As I may have mentioned in a previous post, I will be heading to visit my family in Detroit, and let’s just say that they are not wine drinkers. And that is an understatement. Regardless, shortly after I arrive (and often en route from the airport) I head to the grocery store to buy a few bottles of wine for my own consumption while I am there.
(Just writing that I can go to the grocery store to buy wine, underscores again the backwards nature of the Commonwealth of Pennsylvania–you can only legally buy wine from the state-run liquor stores, most of which are woefully inadequate.)
All things being equal, I would rather drink sparkling wine to any other, but I am loath to spend the big bucks that champagne demands these days, particularly when my brother-in-law decides to use my Gosset Grande Réserve as a mixer for his RonRico Rum. The alternative?
Well, there are many.
First, there is Prosecco, the most famous sparkling wine from Italy, that has recently passed champagne in worldwide sales.
For a long time I did Prosecco an injustice, since I would drink it thinking “Boy, this sure isn’t champagne….” That statement, while factually correct on a number of fronts (Prosecco is made from different grapes [most often Glera], uses a slightly different method to make the wine [the Charmat method], and, well, comes from Northern Italy, not Champagne), misses the point: Prosecco is not trying to be champagne. It is content being Prosecco.
Here are a few Proseccos I have sampled recently that have made the short list of wines that I will be looking for while in Detroit:
NV Desiderio Jeio (Bisol) Prosecco di Valdobbiadene Brut: Retail $15. A solid Prosecco effort, and given the price, it is hard to discount this style of bubbles. Quite lemony with a bit of hazelnut and slight mustiness. On the palate, bright and angular with the lemon really coming through. I am going to make a more concerted effort to seek out more interesting Proseccos and this is a good start. Very Good. 87-89 Points.
N.V. Nino Franco Rustico Prosecco: Retail $$$$. 100% Glera. Fruitier and less nutty than other Proseccos I have had recently, with a more vibrant sparkle as well. On the palate, tart and lively with lemon custard predominant. I have to say that this is one of the more enjoyable Proseccos I have had in recent memory and surprisingly, it is lacking the nutty characteristic that usually defines the style (and is a good thing for me). Very Good to Outstanding. 89-91 Points.
NV Valdo Prosecco Brut: Retail $15. Prosecco is perhaps the hottest wine in the U.S. these days as many see it as a more reasonable alternative to champagne. Being loyal to the Champagne region, I have been a bit slow adopting Prosecco, but with more wines like this, it could be on the horizon. Loads of green apple and a bit of nuttiness, this is certainly a solid effort and a good alternative to more expensive bubbles. Very Good. 86-88 Points.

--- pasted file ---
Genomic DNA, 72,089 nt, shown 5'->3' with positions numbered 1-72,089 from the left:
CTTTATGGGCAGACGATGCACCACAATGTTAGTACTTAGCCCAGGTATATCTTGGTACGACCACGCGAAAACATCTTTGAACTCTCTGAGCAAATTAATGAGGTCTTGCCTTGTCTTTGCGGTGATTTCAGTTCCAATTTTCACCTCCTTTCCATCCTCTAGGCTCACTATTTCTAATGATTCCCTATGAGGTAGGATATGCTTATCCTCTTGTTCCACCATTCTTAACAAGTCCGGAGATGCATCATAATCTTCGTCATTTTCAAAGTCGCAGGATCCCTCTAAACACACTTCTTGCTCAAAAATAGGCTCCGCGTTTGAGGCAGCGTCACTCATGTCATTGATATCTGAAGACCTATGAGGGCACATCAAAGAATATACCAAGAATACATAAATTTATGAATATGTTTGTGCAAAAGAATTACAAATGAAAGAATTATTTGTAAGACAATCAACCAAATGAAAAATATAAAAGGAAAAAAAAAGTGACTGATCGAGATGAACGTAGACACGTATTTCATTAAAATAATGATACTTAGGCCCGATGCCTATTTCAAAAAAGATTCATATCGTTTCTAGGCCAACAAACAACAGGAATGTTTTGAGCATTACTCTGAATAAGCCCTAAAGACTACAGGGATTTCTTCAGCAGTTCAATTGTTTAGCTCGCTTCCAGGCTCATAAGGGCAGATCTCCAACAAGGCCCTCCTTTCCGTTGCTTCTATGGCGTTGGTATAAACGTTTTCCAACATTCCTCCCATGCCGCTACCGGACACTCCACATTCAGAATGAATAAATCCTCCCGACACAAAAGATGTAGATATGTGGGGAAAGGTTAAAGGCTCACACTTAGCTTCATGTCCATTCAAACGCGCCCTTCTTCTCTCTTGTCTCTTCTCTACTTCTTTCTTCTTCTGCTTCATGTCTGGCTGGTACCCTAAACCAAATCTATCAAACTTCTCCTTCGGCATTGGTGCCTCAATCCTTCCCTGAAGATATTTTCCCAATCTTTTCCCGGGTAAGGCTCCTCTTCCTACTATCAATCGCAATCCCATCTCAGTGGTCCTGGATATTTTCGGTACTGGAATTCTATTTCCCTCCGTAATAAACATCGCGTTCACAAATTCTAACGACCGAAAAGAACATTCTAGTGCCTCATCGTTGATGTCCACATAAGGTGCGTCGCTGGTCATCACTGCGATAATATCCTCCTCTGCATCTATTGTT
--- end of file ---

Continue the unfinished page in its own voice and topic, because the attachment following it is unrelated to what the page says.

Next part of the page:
NV Valdo Valdobbiadene Prosecco Superiore Brut Oro Puro: Retail $18. One of the main reasons that I am not a huge fan of Prosecco is the usual combination of green apple and a nuttiness on the finish. Certainly better than a sharp stick in the eye, but this wine has neither of those (the green apple and nuttiness). There is still no biscuity goodness that you often find in champagne due to the extended exposure to the dead yeast cells in the bottle, but there is great acidity and balance here, a very nice quaff indeed. Very Good to Outstanding. 88-90 Points.
The other sparkling wine that is easy to find and even easier to drink if you are looking to put a little sparkle in your life is Cava, the main sparkling wine from Spain. Cava producers use the same method that is used in Champagne, but like Prosecco, with different grapes (Xarel-lo, Parallada, and Macabeo). Also similar to Prosecco, it took me a while to get past the “Cava? It’s just a poor person’s champagne” mindset, and appreciate the wine for what it is—an often fantastic sparkling wine from Spain.
2010 Juve y Camps Reserva de la Familia Gran Reserva Brut Nature Cava, Catalonia, Spain: Retail $15. I have never been to Catalonia, but I have been dying to go ever since I started down the vinous path of wine appreciation. There are plenty of other regions that I would love to visit, but for some reason, Catalonia sits at the top of that heap. I imagine the wine to be representative of the region: a bit playful at first with tropical fruit, followed by some brightness through the mid-palate, and finishing on an ever so slight sweet note. The wine, like the region, is no doubt enhanced by the local cuisine. I can’t wait to go. Very Good. 87-89 Points.
Casas del Mar Blanc de Blancs Cava: Retail $12. Lemon and lime up front, with a gentle sparkle. Past the lips, immediately some vibrancy as the bubble wakes up. That lemon is still there–actually more than just “there” it is everywhere. A bit of yeastiness at the back-end and a solid finish. As I neared the end of the bottle, this really came around and I did a 180. Very Good to Outstanding. 88-90 Points.
So there you have a few bottles to pick up if, like me, you are traveling over the next few weeks. While I will still judge my brother-in-law as he throws a little Jack Daniels in one of these sparklers, at least my wallet will not be all that offended.